Bunkeren / James Stockwell Architect

Located on a dramatic sloping site with spectacular bushland and ocean views, Bunkeren is a relatively large five-bedroom home and studio designed for a couple and their four young children.

Architects: James Stockwell Architect
Location: Whitebridge, Newcastle, Australia
Photography: Tom Ross

Nestled into the hillside, traces of the building are almost completely camouflaged from the street, save for a small volume containing the entrance and main bedroom. Mirroring the surrounding bushland, the roof gardens contain local species such as Allocasuarina, prostrate banksia and Xanthorrhoea.

Entering the house on the upper level, a curved concrete wall screens the main bedroom, ensuite and walk-in robe, guiding visitors down the stairs to the ground floor. Unfolding gradually down the sloping site, in truth Bunkeren is a series of ground floors that simultaneously register as both on the ground and within it. This is deliberately so.

Part of a generous, L-shaped plan, the project’s main kitchen, dining and living spaces stretch out towards the ocean views from the bottom of the entry stair. To the left, tracking along the contour are the children’s bedrooms and bathroom. At the intersection of these main wings of the home, an adaptable sitting room or study can be generated through sliding panels or left open to soften or buffer the circulation paths between private and communal spaces. Tucked behind the kitchen is a series of smaller storage and study spaces, leaving a set of communal spaces with an uninterrupted view of Dudley Beach, which is afforded by a sunken balustrade that creates a hidden channel 900 millimeters below floor level. This channel, currently functioning as a popular hidden passage for children’s games, has been imagined as another planted “moat”.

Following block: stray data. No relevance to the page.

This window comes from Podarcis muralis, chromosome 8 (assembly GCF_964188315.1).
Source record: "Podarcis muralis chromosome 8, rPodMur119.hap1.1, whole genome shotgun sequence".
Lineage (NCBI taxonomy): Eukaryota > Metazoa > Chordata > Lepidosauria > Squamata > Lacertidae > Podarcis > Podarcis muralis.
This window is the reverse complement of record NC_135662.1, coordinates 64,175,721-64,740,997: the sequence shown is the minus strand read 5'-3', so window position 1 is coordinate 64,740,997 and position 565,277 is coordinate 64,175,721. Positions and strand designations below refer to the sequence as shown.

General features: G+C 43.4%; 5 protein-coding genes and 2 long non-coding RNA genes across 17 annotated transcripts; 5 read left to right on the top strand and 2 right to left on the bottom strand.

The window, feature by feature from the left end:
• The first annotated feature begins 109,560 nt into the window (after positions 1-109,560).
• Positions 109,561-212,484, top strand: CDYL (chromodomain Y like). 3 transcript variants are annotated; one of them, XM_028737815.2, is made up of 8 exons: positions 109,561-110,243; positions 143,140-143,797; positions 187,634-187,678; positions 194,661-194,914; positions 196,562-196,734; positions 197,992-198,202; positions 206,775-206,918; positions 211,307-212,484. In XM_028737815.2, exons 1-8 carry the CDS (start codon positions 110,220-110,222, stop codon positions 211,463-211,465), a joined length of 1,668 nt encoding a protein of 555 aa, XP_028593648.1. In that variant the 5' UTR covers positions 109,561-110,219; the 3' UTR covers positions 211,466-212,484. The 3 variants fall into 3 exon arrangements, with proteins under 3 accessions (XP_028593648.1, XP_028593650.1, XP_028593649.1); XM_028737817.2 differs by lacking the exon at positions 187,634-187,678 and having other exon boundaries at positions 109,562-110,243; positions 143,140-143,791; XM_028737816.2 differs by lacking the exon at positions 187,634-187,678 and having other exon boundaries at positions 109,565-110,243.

Throughout the spaces on the main level of the house, the beautifully crafted concrete walls and plates appear to hover just beyond the edge of the hillside, carefully separated by a narrow glass “moat” that washes the retaining wall in light filtered through the roof landscape. In the lower space of the stone room – a cellar and room for special family dinners – these refined walls come to rest completely on rock and earth.

We observed on the site early on that the conglomerate rock, which is almost like concrete in itself, had a certain kind of shape to it and that if we could carve into the rock a bit, we could make a cellar and a room that was half-rock, half architecture – part-landscape and part-building.

I do like the idea of architecture is not so contrived, in that it makes itself all complete and finished. I like an unfinished quality to things – a sketchiness, if you like – because it means that it gives room for people to inhabit and invent. If all the decisions have been made and everything is in its place, all neat and worked out, then it’s kind of dead.

About the project name:

The architect was drawn to memories of the ruins of military fortresses in his hometown of Albany, while his clients remembered time spent around decaying World War II bunkers along the Danish coast. These influences infuse the project – registering not just in its material palette and exterior form but in deeper decisions about the siting and interior experiences.